Londoners cram onto remaining Tube trains as five lines hit by strike

26 November 2021, 08:04 | Updated: 26 November 2021, 08:58

Long queues for buses as tube drivers strike

By Daisy Stephens

Driver strikes have caused travel chaos on the London Underground during Friday's rush hour.

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A 24-hour strike began at 4.30am on Friday, affecting the Central, Jubilee, Northern, Piccadilly, Waterloo & City and Victoria lines.

Transport for London (TfL) said the Piccadilly and Waterloo & City lines are completely suspended, whilst a special service is running on the Central, Jubilee, Northern and Victoria lines.

Picket lines were mounted outside some Tube stations from early morning.

Commuters are being advised to expect other services to be much busier than usual, and to check before they travel.

Read more: London Tube strike: When is it happening and what lines will be disrupted?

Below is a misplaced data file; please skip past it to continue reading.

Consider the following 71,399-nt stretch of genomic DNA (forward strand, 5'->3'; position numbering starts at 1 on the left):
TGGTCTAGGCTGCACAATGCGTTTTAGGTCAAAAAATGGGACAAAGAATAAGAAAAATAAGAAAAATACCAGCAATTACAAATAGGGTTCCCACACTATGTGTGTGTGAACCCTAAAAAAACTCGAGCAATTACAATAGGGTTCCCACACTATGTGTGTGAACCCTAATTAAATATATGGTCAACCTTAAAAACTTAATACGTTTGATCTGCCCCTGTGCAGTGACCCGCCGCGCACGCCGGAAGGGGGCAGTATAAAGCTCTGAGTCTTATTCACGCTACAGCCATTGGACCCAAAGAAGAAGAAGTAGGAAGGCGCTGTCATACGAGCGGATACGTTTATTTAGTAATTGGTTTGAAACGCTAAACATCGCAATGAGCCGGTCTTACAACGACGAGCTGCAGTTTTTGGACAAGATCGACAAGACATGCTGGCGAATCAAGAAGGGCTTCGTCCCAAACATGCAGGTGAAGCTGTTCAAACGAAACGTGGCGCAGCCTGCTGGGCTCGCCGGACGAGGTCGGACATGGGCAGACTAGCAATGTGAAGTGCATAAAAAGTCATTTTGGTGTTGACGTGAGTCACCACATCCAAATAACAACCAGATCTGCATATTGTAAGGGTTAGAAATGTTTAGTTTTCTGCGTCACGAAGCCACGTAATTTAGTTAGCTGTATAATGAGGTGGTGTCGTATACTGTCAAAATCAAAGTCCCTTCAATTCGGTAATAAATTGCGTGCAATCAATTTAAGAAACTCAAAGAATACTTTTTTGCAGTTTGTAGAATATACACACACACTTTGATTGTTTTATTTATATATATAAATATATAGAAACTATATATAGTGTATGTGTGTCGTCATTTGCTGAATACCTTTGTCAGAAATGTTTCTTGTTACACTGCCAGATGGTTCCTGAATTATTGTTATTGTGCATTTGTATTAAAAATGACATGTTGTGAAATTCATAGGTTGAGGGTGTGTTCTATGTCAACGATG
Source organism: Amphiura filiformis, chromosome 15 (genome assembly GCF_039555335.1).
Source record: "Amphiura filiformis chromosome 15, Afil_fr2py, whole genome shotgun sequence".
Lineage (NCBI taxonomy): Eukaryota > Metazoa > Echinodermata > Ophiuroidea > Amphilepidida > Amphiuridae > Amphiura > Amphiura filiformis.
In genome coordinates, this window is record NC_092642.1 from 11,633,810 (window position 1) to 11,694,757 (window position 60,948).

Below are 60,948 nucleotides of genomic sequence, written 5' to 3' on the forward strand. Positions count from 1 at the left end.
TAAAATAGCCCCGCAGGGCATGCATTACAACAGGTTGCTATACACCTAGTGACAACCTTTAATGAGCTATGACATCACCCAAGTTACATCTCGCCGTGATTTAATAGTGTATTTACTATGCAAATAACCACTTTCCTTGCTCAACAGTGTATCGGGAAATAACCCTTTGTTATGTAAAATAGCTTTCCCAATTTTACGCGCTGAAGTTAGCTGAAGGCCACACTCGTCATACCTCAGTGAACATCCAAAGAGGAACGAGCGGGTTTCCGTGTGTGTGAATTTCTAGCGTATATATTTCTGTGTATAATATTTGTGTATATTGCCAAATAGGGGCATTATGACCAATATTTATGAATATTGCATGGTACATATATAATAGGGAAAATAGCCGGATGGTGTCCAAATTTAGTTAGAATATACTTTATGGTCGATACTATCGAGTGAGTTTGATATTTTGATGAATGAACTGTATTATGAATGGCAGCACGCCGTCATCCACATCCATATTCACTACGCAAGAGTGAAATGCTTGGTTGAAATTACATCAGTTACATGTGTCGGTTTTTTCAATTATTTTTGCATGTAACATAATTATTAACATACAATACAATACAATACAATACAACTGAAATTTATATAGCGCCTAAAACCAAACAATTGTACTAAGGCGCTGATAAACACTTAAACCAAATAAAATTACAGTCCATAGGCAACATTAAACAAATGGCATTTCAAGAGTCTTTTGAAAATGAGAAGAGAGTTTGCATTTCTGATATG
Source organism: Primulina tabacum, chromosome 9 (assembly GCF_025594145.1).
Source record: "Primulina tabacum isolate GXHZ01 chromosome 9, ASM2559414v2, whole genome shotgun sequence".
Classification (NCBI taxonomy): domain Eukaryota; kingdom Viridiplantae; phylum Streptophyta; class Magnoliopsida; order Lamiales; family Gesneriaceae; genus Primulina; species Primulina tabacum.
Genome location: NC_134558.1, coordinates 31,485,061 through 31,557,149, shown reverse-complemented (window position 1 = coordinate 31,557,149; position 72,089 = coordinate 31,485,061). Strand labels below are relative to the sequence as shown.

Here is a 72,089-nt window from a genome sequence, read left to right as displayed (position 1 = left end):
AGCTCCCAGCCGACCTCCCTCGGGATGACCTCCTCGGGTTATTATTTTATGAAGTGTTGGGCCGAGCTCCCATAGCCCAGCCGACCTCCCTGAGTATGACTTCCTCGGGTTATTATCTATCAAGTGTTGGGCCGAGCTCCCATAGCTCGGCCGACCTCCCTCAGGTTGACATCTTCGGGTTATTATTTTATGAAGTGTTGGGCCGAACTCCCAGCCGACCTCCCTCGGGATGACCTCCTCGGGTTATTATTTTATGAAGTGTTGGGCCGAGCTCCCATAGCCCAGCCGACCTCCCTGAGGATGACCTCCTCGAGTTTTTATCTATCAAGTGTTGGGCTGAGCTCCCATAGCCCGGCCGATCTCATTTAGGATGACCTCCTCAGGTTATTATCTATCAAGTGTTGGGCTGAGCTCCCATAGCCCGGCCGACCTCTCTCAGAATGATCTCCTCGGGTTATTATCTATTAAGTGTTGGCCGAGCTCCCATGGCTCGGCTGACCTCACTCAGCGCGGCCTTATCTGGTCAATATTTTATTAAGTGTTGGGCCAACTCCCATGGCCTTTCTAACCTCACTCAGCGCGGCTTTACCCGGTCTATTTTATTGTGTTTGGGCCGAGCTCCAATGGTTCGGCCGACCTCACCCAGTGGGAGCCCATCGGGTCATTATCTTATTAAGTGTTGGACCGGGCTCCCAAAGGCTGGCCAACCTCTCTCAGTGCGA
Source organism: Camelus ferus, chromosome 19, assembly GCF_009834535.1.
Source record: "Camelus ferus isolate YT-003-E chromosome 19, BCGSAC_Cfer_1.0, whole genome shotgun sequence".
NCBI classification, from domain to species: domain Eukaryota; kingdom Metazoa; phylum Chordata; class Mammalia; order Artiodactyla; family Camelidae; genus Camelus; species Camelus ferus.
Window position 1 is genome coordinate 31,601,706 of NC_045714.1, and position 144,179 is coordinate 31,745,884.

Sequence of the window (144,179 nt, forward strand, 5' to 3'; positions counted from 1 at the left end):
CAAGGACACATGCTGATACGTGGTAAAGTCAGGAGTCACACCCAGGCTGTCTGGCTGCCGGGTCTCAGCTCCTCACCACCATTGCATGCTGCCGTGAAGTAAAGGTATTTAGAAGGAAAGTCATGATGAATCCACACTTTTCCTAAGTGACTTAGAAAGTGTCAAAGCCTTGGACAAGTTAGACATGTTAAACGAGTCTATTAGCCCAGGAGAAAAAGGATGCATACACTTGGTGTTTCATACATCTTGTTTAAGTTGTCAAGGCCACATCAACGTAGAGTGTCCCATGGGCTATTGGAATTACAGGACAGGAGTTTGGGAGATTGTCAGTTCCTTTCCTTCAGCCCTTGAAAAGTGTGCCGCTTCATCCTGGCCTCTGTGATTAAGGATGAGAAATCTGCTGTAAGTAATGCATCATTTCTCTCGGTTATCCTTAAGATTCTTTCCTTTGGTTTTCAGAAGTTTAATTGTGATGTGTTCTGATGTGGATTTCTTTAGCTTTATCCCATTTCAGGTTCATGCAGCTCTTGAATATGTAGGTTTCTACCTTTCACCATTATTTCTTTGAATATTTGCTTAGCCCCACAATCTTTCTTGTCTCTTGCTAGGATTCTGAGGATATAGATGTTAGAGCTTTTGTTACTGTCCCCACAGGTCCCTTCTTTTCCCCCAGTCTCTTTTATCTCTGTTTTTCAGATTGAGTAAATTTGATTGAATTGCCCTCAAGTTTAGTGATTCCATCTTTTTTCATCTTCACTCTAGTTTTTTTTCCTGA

Members of the Rail, Maritime and Transport (RMT) union have walked out in a dispute over new shift patterns.

The union said their members are being asked to work both night shifts and day shifts after dedicated night staff were axed.

The Night Tube is due to resume on Friday, and further walkouts are planned in coming weeks.

Nick reacts to Night Tube drivers planning on strike action

RMT general secretary Mick Lynch said: "This strike is about the ripping apart of popular and family-friendly agreements that helped make the original Night Tube such a success.

"Instead the company want to cut costs and lump all drivers into a pool where they can be kicked from pillar to post at the behest of the management."

He said the union had made several efforts to resolve the dispute with London Underground.

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He added: "This strike action, and its serious consequences in the run-up to Christmas, was avoidable if the Tube management hadn't axed dedicated Night Tube staff and perfectly workable arrangements in order to cut staffing numbers and costs."

Nick Dent, director of London Underground customer operations, said: "The RMT's planned strike action is needless and it will threaten London's recovery from the pandemic, despite no job losses and more flexibility and job certainty for drivers.

"While every other union has agreed to these changes and our staff have been enjoying the benefits of the changes since August, we're willing to work with the RMT and review the changes after Night Tube services have returned."